Conflict management

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What is intra-state conflict? How should we investigate and measure political violence? What causes national and ethnic conflict and other forms of political violence and why does it take particular forms? What are the most effective means of conflict resolution? This course will introduce students to the core theoretical debates on intra-state conflict and political violence by analysing the major research in the field, both quantitative and qualitative. The course is structured around three categories of analysis and explanation: causation, dynamics and outcomes. Central themes include: the role of violence in state formation, development and collapse; theories of legitimacy, contentious politics and control regimes; the causes, dynamics and consequences of civil war; the interaction of group identities, interests and political violence; macro- and micro-analyses of conflict; and top-down and bottom-up methods for ending violent conflict, including intervention, the role of civil society, and institutional designs. The course offers students the opportunity to engage with the main methodological approaches to the study of conflict, including critical case studies, process tracing, small n and large n research, which will enhance their skills for the dissertation. In the weekly lectures and seminars the themes will be explored through a mix of theory-based readings and works which provide in-depth case studies.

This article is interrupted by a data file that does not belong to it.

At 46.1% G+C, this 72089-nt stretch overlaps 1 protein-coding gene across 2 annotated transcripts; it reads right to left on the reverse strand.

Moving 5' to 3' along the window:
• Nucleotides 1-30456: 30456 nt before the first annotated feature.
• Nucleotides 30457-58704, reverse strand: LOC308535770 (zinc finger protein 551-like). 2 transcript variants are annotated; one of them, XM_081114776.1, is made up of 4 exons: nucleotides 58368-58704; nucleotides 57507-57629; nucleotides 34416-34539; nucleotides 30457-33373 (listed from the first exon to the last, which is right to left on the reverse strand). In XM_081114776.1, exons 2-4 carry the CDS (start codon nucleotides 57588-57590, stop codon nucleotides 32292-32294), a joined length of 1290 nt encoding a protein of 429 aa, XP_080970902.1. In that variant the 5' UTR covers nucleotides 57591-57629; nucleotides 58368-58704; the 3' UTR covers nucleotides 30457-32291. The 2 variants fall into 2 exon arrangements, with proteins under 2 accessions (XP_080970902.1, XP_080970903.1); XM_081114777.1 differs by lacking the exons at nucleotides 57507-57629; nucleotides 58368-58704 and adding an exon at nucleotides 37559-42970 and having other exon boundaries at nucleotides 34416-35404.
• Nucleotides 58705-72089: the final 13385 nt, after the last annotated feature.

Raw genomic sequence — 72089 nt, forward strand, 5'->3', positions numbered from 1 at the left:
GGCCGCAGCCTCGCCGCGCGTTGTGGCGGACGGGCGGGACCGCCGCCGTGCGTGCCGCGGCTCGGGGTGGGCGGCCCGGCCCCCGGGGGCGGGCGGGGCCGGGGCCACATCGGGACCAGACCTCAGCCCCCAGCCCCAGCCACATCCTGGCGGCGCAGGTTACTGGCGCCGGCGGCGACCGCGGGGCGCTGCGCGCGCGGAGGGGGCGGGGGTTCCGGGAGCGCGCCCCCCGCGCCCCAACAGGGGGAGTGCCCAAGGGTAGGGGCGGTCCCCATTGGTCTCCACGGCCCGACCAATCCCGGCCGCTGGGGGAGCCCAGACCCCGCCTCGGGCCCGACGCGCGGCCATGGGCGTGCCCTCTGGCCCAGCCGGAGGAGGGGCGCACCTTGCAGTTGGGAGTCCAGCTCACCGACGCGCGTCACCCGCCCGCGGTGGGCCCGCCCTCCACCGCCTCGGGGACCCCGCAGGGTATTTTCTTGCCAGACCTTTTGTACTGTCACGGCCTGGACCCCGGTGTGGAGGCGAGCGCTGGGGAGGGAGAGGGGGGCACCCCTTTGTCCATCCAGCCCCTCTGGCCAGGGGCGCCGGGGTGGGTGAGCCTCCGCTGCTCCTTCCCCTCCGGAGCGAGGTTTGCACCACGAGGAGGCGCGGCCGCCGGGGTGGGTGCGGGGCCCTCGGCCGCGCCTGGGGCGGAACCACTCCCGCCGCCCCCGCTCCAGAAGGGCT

Indicative reading: 
  • Charles Tilly (2003) The Politics of Collective Violence, Cambridge: CUP;
  • Paul Collier and Nicholas Sambanis eds (2005), Understanding Civil War, The World Bank, Vols 1-2;
  • Stathis N. Kalyvas (2006) The Logic of Violence in Civil War, Cambridge, CUP;
  • Philip G. Roeder, and Donald Rothchild (2005) Sustainable Peace. Power and Democracy after Civil Wars, Ithaca, Cornell University Press, 2005;
  • Arend Lijphart (2008) Thinking about Democracy: Power Sharing and Majority Rule in Theory and Practice. Abingdon: Routledge;
  • Sid Noel ed (2005) From Power-Sharing to Democracy. Post-Conflict Institutions in Ethnically Divided Societies. London: McGill-Queens University Press;
  • James Fearon and David Laitin (2003) ‘Ethnicity, Insurgency and Civil War’, American Political Science Review, 97, 1:. 75-90;
  • David Laitin (2007). Nations, Sates and Violence. Oxford, OUP;
  • Christopher Cramer (2006) Civil War is not a stupid thing, Hurst;
  • Paul Collier (2009) War, Guns & Votes: Democracy in Dangerous Places New York: Harper;
  • Jack L. Snyder (2000) From Voting to Violence : Democratization and Nationalist Conflict, New York London: Norton, 2000;
  • Mats Berdal and David Malone eds (2000) Greed and Grievance. Economic Agendas in Civil Wars, Rienner;
  • Karen Ballentine and Jake Sherman (2003) The Political Economy of Armed Conflict. Beyond Greed and Grievance, Rienner;
  • Donald Horowitz (1985) Ethnic Groups in Conflict, Berkeley, University of California Press;
  • James Hughes (2007) Chechnya. From Nationalism to Jihad, Philadelphia, University of Pennsylvania Press;
  • Unsettled states, disputed lands : Britain and Ireland, France and Algeria, Israel and the West Bank-Gaza. Ithaca, N.Y. : Cornell University Press, 1993
  • Ashutosh Varshney (2003) Ethnic Conflict and Civic Life: Hindus and Muslims in India New Haven: Yale University Press;
  • Jeremy Weinstein (2006) Inside Rebellion: the Politics of Insurgent Violence Cambridge: CUP;
  • Reynolds, Andrew (2010). Designing Democracy in a Dangerous World. Oxford University Press;
  • Marianne Heiberg, Brendan O’Leary and John Tirman eds (2007) Terror, Insurgency and the State: Ending Protracted Conflicts. Philadelphia: University of Pennsylvania Press.
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